One of the best things to come from the 2017 college football season was a new tradition at Iowa.
A new building was added to the University of Iowa Stead Family Children’s Hospital right next to Kinnick Stadium. The new building’s proximity to the stadium prompted an idea: Iowa fans would wave to the children in the hospital at the end of the first quarter.
One of those children was Will Kohn, the first patient admitted to the new building in January 2017. Will died Saturday at age 7, according to the Des Moines Register.
Iowa fans waving to the kids at the nearby children's hospital is seriously the best pic.twitter.com/uWvojdbzB5
— Dr. Saturday (@YahooDrSaturday) September 24, 2017
He loved the moment when fans would wave to the hospital, as detailed in a wonderful feature by USA Today’s George Schroeder:
The moment nears. Will Kohn’s father leans over and asks: “Are you ready?” The boy nods, his gaze fixed on the scene 12 stories below. And then his eyes grow very wide. Will is 6. This is his 295th day at the University of Iowa Stead Family Children’s Hospital – his 44th with a new heart. He’d been up here once before to see the fans at Kinnick Stadium wave in unison to him and the other young patients watching from the windows of the new hospital wing. This time, Will’s wave back to the crowd is bigger, more confident.
It’s a night game, so many in the crowd fire the flashes on their phone cameras: Tens of thousands points of light, aimed at the children who can’t be at the stadium. Will hasn’t spoken in months, since he underwent a tracheotomy to help him breathe. He gets his parents’ attention by clicking his tongue, then communicates by mouthing sentences. Sometimes, a dad only needs to see his son’s eyes.
“They were huge when he saw all the lights from the cameras,” says Chris Kohn, his father. “This was his first night wave. I think it even caught him off guard.”
It’s that way for a lot of us, isn’t it? Since the Iowa wave began in September, a simple gesture has grown to mean so much.
Will was born with hypoplastic left heart syndrome, a heart abnormality. He underwent several surgeries and was put on the heart transplant list when he was 3. A match was found in September, allowing Will to return home in December.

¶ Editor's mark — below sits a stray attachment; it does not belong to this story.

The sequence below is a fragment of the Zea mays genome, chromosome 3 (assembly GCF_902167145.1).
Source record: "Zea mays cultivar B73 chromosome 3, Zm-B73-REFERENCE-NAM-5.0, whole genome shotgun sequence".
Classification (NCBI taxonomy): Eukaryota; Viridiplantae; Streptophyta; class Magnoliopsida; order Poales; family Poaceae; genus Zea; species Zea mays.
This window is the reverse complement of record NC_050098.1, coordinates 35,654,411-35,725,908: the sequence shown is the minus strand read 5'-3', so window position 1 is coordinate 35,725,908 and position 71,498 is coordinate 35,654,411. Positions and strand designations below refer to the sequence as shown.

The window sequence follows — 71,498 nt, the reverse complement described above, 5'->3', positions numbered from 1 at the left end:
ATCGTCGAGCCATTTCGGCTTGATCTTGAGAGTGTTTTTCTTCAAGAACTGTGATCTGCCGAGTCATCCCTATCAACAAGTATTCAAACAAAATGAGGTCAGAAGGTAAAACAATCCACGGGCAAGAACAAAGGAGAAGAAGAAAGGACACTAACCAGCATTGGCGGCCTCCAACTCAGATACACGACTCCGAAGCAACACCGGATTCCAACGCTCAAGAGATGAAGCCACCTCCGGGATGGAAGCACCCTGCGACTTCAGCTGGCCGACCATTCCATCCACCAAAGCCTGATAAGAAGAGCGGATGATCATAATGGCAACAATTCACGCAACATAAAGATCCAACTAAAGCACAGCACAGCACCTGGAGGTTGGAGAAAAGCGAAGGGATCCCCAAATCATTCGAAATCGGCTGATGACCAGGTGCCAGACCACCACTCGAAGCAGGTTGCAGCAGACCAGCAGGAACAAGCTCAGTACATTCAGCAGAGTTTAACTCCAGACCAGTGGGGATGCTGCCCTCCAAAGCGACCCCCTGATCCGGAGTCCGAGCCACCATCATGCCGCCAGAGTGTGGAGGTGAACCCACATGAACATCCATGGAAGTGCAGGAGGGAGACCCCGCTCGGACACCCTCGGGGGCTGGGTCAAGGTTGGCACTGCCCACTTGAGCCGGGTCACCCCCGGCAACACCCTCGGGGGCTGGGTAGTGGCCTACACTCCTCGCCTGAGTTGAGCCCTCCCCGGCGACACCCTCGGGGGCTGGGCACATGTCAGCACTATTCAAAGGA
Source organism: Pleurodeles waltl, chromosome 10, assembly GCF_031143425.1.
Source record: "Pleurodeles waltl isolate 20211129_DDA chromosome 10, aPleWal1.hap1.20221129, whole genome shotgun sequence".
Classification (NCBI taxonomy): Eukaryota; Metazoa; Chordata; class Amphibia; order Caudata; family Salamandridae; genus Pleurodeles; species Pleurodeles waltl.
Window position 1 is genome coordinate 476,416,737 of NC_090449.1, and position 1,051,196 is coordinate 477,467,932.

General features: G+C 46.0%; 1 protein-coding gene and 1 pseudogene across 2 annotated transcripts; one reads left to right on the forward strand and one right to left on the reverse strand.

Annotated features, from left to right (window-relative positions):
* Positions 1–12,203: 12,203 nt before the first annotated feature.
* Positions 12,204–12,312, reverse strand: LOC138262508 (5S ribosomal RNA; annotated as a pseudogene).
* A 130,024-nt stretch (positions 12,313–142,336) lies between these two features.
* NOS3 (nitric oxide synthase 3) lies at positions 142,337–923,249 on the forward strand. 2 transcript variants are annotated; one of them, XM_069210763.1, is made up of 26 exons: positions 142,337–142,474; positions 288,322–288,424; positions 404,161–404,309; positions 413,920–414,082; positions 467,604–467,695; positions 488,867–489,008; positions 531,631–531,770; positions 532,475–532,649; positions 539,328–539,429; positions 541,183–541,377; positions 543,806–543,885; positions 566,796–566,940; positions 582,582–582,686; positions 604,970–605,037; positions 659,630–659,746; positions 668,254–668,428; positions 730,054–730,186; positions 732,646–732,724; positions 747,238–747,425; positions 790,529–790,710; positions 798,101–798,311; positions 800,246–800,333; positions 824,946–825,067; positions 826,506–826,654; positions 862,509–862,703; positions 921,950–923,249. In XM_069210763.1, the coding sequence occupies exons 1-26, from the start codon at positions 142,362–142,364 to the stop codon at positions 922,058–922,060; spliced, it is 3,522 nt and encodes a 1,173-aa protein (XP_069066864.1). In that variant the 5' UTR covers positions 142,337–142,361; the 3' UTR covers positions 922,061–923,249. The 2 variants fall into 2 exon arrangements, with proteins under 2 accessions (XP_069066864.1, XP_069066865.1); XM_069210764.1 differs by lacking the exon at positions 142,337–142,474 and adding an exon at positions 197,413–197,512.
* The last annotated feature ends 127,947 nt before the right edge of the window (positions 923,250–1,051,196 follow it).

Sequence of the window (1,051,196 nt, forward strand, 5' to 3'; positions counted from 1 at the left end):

However, Will was diagnosed with large B-cell lymphoma in early January and died a few weeks later.
“Will fought one hell of a fight for seven years but he left us peacefully early this afternoon,” a Jan. 27 update on the Team Will Facebook page reads. “He can now be the boy we always dreamed him to be able to be. He can run around, shoot hoops and just be a normal 7 year old boy.”
Will and the other children at the hospital have had an impact on the Iowa football team — and its opponents. Throughout the season, the Hawkeyes, along with opposing players and coaches, participated in the wave.
— Dr. Saturday (@YahooDrSaturday) October 7, 2017
— Dr. Saturday (@YahooDrSaturday) November 5, 2017
Due to the lack of bids this past hour, the auction for the Alternate Black Jerseys, Helmets, and Cleats has come to an end! The winner would like to remain anonymous with a final bid of $13,000! Thank you everyone for wanting to make a difference for the kids! God Bless&Go Hawks
— Miles Taylor (@Miles_Taylor19) January 28, 2018
Auctioning off my Alternate Black Iowa Jersey, Helmet, and Cleats worn in the win of Ohio State to raise money for the UI Children’s Hospital! All of the money is going to go the hospital.. Its the least we can do. Starts now! Me and @Miles_Taylor19
— joshua r. jackson (@IM_TEXAS_TRILL) January 28, 2018
Both Taylor and Jackson have completed their Iowa careers with Taylor graduating and Jackson declaring for the NFL draft, so there are no NCAA rules being broken here.
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